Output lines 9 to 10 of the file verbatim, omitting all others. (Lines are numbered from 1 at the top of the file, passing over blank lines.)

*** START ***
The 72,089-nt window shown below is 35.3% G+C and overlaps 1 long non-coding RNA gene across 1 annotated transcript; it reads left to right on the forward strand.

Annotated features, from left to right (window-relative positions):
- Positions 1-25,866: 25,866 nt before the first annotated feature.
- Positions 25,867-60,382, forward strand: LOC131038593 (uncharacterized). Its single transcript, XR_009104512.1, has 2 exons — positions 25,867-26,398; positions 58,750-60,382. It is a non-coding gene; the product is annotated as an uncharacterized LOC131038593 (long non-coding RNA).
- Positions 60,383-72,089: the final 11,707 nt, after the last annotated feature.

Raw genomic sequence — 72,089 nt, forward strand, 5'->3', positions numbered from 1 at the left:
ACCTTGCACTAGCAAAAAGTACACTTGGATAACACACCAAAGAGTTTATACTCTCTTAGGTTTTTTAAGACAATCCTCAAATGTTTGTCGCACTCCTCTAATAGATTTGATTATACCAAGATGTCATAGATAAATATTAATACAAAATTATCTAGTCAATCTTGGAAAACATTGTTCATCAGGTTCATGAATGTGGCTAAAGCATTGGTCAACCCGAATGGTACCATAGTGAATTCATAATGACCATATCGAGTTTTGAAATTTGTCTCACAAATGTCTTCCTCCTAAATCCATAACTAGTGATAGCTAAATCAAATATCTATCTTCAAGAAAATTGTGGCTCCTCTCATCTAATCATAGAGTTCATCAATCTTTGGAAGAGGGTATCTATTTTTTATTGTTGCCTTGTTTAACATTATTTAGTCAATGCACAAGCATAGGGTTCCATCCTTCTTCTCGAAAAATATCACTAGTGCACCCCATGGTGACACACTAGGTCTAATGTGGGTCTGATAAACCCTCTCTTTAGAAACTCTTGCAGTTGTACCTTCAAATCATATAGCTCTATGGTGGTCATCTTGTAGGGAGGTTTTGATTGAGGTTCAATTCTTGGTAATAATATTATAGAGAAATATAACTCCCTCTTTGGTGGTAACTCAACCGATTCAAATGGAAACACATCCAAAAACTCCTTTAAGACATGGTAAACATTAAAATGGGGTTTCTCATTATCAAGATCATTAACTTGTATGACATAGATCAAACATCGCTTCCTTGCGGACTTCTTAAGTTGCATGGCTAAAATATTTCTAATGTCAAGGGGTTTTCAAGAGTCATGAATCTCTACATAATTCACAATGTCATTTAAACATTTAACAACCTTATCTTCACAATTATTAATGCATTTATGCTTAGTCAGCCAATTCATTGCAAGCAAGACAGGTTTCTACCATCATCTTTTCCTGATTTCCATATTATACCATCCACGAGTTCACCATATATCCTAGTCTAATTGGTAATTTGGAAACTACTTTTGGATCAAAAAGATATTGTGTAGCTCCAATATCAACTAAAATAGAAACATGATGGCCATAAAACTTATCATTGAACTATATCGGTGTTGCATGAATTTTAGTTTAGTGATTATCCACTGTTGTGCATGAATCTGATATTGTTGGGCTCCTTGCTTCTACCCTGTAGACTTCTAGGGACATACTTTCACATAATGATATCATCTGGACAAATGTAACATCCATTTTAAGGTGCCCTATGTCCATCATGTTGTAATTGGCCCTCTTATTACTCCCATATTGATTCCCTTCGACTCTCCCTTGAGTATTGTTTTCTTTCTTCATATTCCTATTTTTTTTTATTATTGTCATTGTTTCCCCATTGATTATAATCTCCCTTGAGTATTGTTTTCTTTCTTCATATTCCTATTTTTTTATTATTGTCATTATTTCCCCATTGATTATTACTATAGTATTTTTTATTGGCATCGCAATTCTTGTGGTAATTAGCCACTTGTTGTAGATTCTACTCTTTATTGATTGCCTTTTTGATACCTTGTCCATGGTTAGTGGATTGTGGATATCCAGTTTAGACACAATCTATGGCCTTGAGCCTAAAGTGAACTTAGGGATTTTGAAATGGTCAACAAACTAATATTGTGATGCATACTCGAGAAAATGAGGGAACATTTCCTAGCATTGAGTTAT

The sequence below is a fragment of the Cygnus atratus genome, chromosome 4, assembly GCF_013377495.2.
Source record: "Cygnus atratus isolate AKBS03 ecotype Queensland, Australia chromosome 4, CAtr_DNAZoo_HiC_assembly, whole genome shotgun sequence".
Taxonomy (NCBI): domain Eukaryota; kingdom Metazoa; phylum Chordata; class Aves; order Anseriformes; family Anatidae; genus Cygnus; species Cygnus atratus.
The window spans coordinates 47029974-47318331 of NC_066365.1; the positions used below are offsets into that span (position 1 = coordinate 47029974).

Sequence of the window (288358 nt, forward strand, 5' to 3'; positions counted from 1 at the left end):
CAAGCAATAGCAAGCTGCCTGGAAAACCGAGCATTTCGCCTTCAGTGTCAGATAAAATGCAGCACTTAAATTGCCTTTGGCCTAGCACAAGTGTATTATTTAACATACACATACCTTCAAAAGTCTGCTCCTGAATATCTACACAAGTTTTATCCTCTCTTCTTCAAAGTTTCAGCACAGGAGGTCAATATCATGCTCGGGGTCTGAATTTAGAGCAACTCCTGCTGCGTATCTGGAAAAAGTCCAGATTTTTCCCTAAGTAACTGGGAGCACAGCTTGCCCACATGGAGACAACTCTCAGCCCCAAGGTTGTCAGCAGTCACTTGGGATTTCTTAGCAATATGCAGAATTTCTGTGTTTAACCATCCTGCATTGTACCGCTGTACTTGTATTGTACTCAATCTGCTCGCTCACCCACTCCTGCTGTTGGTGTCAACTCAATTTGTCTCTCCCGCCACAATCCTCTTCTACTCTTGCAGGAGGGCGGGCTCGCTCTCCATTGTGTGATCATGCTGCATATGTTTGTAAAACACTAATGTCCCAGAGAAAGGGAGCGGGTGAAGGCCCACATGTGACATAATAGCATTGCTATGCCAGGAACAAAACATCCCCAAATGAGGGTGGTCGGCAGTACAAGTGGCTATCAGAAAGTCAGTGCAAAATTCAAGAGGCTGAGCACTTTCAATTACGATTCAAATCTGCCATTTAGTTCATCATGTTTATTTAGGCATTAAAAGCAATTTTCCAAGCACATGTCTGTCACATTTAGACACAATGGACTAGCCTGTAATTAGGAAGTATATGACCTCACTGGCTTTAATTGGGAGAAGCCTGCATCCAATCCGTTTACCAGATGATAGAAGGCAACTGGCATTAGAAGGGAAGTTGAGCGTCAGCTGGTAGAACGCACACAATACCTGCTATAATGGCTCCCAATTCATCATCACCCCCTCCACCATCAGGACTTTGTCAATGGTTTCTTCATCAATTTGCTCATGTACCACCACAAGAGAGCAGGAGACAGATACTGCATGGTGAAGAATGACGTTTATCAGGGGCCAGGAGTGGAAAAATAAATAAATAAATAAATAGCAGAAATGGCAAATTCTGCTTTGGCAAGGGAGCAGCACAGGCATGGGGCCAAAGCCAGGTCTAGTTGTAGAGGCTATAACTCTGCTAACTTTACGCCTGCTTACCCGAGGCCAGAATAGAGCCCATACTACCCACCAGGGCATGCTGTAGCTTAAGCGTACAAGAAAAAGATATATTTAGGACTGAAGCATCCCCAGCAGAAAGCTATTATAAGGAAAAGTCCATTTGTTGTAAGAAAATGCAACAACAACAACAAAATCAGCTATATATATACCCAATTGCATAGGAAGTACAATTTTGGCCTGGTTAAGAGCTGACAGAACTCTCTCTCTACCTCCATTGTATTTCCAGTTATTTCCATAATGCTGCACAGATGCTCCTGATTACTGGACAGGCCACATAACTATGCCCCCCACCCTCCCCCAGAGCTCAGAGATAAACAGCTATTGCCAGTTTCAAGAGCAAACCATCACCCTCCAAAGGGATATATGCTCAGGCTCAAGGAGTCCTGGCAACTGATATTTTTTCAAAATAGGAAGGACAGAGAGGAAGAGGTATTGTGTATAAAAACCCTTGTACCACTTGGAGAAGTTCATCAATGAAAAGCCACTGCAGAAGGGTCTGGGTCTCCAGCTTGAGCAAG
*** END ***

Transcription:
Source record: "Cygnus atratus isolate AKBS03 ecotype Queensland, Australia chromosome 4, CAtr_DNAZoo_HiC_assembly, whole genome shotgun sequence".
Taxonomy (NCBI): domain Eukaryota; kingdom Metazoa; phylum Chordata; class Aves; order Anseriformes; family Anatidae; genus Cygnus; species Cygnus atratus.